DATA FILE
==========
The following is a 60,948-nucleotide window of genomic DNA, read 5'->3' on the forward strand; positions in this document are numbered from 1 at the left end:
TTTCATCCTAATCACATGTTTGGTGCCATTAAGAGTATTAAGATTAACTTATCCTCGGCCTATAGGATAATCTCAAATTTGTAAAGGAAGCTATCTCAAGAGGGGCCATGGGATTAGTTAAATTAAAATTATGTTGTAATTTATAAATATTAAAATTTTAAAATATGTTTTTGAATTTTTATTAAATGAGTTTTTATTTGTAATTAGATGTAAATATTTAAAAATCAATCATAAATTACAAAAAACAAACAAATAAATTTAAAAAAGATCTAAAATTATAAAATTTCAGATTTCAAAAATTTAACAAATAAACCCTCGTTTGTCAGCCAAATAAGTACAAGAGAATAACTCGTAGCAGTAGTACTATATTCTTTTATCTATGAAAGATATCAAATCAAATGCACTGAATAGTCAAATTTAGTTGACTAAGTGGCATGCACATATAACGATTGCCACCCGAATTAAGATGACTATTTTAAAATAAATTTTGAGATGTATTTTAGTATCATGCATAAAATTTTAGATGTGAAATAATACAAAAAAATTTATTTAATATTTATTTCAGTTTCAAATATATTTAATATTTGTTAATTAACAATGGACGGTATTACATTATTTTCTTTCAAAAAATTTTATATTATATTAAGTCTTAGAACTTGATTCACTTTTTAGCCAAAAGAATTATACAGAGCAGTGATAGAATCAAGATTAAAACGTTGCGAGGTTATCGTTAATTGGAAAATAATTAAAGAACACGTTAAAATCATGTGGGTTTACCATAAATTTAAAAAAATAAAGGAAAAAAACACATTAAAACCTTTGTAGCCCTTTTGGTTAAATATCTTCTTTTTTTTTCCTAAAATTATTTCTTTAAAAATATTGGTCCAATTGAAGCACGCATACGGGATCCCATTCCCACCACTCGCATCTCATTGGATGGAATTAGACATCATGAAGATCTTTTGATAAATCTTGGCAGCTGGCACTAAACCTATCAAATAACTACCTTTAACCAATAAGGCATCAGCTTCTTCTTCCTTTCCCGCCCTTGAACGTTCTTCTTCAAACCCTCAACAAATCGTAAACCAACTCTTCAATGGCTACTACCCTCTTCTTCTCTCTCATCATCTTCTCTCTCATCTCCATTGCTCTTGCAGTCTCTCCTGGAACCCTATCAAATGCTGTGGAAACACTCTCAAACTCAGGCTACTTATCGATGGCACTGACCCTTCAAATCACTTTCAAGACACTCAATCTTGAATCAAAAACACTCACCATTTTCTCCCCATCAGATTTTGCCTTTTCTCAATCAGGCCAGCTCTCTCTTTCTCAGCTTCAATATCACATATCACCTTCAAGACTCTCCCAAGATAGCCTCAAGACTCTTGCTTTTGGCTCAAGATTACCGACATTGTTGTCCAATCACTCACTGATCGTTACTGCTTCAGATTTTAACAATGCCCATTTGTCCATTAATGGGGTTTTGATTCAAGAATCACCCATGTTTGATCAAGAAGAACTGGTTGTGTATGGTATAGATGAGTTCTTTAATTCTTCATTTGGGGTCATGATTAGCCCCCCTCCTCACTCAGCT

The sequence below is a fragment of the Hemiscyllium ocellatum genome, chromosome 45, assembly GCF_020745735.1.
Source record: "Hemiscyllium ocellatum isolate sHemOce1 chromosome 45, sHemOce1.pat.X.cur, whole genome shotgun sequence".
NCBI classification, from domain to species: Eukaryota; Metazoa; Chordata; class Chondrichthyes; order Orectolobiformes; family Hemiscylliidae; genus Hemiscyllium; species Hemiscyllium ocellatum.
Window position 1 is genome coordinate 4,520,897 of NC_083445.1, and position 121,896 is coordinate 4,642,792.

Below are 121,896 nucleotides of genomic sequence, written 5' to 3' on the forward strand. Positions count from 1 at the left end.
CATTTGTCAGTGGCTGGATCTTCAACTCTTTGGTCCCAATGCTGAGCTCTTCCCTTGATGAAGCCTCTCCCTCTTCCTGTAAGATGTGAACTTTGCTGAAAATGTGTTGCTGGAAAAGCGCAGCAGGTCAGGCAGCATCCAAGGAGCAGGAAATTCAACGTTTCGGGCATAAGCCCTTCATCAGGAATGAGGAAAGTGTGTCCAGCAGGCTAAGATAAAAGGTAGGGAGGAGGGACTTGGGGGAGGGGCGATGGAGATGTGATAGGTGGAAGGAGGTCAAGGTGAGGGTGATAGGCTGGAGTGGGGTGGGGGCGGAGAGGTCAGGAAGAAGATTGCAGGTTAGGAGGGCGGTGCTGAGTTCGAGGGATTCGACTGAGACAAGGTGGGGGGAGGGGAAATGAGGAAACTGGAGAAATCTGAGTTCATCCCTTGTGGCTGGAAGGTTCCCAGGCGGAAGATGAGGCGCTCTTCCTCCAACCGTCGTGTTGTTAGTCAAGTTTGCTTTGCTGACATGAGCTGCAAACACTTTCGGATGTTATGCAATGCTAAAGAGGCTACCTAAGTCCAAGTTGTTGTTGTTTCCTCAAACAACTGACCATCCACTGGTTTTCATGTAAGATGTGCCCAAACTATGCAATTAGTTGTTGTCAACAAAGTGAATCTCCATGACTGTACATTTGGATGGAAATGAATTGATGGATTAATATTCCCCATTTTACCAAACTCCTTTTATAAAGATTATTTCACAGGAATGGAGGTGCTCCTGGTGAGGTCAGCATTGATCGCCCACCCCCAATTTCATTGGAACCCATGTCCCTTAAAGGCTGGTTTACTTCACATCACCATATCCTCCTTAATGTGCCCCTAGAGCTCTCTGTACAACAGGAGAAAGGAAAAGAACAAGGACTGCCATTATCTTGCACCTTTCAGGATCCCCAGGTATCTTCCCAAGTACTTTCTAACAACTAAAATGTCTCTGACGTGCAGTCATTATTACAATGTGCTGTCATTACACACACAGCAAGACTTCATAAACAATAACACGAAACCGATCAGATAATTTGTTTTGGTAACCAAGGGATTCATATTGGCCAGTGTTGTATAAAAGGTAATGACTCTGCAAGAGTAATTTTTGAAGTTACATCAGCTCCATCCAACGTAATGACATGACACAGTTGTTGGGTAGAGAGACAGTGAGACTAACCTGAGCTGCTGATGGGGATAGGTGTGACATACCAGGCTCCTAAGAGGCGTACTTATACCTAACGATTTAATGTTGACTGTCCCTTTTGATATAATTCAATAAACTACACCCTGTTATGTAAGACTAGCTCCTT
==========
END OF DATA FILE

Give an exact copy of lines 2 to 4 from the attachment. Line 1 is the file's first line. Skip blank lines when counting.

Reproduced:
TTTCATCCTAATCACATGTTTGGTGCCATTAAGAGTATTAAGATTAACTTATCCTCGGCCTATAGGATAATCTCAAATTTGTAAAGGAAGCTATCTCAAGAGGGGCCATGGGATTAGTTAAATTAAAATTATGTTGTAATTTATAAATATTAAAATTTTAAAATATGTTTTTGAATTTTTATTAAATGAGTTTTTATTTGTAATTAGATGTAAATATTTAAAAATCAATCATAAATTACAAAAAACAAACAAATAAATTTAAAAAAGATCTAAAATTATAAAATTTCAGATTTCAAAAATTTAACAAATAAACCCTCGTTTGTCAGCCAAATAAGTACAAGAGAATAACTCGTAGCAGTAGTACTATATTCTTTTATCTATGAAAGATATCAAATCAAATGCACTGAATAGTCAAATTTAGTTGACTAAGTGGCATGCACATATAACGATTGCCACCCGAATTAAGATGACTATTTTAAAATAAATTTTGAGATGTATTTTAGTATCATGCATAAAATTTTAGATGTGAAATAATACAAAAAAATTTATTTAATATTTATTTCAGTTTCAAATATATTTAATATTTGTTAATTAACAATGGACGGTATTACATTATTTTCTTTCAAAAAATTTTATATTATATTAAGTCTTAGAACTTGATTCACTTTTTAGCCAAAAGAATTATACAGAGCAGTGATAGAATCAAGATTAAAACGTTGCGAGGTTATCGTTAATTGGAAAATAATTAAAGAACACGTTAAAATCATGTGGGTTTACCATAAATTTAAAAAAATAAAGGAAAAAAACACATTAAAACCTTTGTAGCCCTTTTGGTTAAATATCTTCTTTTTTTTTCCTAAAATTATTTCTTTAAAAATATTGGTCCAATTGAAGCACGCATACGGGATCCCATTCCCACCACTCGCATCTCATTGGATGGAATTAGACATCATGAAGATCTTTTGATAAATCTTGGCAGCTGGCACTAAACCTATCAAATAACTACCTTTAACCAATAAGGCATCAGCTTCTTCTTCCTTTCCCGCCCTTGAACGTTCTTCTTCAAACCCTCAACAAATCGTAAACCAACTCTTCAATGGCTACTACCCTCTTCTTCTCTCTCATCATCTTCTCTCTCATCTCCATTGCTCTTGCAGTCTCTCCTGGAACCCTATCAAATGCTGTGGAAACACTCTCAAACTCAGGCTACTTATCGATGGCACTGACCCTTCAAATCACTTTCAAGACACTCAATCTTGAATCAAAAACACTCACCATTTTCTCCCCATCAGATTTTGCCTTTTCTCAATCAGGCCAGCTCTCTCTTTCTCAGCTTCAATATCACATATCACCTTCAAGACTCTCCCAAGATAGCCTCAAGACTCTTGCTTTTGGCTCAAGATTACCGACATTGTTGTCCAATCACTCACTGATCGTTACTGCTTCAGATTTTAACAATGCCCATTTGTCCATTAATGGGGTTTTGATTCAAGAATCACCCATGTTTGATCAAGAAGAACTGGTTGTGTATGGTATAGATGAGTTCTTTAATTCTTCATTTGGGGTCATGATTAGCCCCCCTCCTCACTCAGCT

The sequence below is a fragment of the Hemiscyllium ocellatum genome, chromosome 45, assembly GCF_020745735.1.
Source record: "Hemiscyllium ocellatum isolate sHemOce1 chromosome 45, sHemOce1.pat.X.cur, whole genome shotgun sequence".